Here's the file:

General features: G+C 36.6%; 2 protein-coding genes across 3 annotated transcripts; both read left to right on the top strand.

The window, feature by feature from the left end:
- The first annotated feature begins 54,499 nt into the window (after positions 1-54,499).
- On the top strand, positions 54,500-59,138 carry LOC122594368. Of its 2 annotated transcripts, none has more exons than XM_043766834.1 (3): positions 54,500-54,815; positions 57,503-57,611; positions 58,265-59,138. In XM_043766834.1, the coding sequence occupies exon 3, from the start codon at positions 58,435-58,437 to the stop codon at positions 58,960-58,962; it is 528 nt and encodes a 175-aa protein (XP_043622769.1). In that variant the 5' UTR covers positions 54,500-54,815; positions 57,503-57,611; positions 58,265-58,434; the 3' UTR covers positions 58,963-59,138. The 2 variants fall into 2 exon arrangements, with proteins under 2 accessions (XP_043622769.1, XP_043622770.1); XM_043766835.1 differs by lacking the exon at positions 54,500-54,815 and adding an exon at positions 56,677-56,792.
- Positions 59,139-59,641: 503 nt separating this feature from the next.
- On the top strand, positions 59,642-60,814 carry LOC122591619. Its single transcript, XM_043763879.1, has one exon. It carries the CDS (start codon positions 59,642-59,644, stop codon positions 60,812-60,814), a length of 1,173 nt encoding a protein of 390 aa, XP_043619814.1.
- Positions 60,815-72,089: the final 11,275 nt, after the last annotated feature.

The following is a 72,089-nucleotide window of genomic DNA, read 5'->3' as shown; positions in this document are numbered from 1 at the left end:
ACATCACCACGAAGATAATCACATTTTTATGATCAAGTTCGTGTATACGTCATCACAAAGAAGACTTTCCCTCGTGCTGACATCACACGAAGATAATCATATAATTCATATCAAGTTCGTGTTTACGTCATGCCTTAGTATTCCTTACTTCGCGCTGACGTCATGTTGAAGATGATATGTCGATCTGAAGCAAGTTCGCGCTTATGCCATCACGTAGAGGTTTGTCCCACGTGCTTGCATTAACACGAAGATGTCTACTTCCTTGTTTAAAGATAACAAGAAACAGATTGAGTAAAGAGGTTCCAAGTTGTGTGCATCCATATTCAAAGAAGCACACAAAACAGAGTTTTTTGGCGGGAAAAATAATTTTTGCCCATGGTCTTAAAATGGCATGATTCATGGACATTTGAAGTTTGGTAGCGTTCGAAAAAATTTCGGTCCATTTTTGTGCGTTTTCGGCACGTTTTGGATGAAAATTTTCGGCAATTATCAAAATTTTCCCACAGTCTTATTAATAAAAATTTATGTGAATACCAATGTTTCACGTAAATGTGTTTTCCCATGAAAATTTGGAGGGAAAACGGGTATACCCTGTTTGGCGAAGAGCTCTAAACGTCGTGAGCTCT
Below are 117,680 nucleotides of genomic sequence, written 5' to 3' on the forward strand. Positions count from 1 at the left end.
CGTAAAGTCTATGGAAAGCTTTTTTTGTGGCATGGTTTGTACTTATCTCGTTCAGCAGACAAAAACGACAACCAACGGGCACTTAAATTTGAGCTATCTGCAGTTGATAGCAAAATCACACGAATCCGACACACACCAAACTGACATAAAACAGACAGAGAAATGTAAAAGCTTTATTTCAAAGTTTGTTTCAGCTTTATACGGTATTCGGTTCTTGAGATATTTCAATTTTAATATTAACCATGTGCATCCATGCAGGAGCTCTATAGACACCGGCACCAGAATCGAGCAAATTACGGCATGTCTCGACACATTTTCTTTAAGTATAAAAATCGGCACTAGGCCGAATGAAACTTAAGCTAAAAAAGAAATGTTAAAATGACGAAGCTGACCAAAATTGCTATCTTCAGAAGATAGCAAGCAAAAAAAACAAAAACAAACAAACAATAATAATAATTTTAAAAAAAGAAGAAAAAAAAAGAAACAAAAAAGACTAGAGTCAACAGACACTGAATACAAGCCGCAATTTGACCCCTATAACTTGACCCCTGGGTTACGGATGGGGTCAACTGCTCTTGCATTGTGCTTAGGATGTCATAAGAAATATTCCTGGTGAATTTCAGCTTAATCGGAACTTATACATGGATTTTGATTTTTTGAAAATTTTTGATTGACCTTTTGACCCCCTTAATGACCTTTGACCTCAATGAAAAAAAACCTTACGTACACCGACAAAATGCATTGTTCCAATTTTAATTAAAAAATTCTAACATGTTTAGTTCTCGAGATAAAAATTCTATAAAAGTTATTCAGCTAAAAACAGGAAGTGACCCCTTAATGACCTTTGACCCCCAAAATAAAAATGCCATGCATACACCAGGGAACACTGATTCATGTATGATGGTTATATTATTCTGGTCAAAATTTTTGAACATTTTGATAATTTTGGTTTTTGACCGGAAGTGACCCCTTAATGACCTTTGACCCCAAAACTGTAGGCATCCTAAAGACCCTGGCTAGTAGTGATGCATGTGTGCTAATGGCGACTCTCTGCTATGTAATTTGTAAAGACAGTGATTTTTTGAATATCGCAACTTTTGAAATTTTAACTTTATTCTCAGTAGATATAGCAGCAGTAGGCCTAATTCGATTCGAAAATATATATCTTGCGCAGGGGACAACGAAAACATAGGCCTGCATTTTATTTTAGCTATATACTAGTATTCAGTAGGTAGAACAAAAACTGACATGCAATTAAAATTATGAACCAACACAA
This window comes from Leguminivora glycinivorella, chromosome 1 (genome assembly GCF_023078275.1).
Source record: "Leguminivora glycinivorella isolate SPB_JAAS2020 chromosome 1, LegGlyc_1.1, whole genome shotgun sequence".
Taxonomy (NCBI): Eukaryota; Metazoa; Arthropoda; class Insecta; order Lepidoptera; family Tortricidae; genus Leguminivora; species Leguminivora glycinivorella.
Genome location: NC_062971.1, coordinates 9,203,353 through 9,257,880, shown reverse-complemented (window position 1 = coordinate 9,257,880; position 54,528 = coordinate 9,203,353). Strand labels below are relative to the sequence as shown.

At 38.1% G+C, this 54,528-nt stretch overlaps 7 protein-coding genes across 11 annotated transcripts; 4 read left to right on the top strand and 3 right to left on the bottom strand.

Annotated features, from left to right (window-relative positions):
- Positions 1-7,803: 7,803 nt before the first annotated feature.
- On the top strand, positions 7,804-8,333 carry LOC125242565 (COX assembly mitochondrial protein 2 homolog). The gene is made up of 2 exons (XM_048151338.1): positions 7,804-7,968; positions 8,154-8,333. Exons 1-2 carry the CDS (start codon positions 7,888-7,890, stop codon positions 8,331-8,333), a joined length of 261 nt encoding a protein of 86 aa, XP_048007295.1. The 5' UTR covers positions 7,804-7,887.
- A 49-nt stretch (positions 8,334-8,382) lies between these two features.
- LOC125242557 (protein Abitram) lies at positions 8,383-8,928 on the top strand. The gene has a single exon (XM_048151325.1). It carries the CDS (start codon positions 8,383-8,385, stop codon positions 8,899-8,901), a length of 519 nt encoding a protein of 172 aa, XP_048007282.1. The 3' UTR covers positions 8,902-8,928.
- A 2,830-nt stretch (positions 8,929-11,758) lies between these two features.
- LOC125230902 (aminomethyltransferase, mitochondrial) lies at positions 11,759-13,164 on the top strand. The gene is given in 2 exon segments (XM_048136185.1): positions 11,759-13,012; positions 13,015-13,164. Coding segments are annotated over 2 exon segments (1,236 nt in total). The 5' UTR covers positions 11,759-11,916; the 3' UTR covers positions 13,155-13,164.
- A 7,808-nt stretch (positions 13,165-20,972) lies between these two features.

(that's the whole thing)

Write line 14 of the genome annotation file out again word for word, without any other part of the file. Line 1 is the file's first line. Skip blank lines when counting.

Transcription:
Taxonomy (NCBI): Eukaryota; Metazoa; Arthropoda; class Insecta; order Lepidoptera; family Tortricidae; genus Leguminivora; species Leguminivora glycinivorella.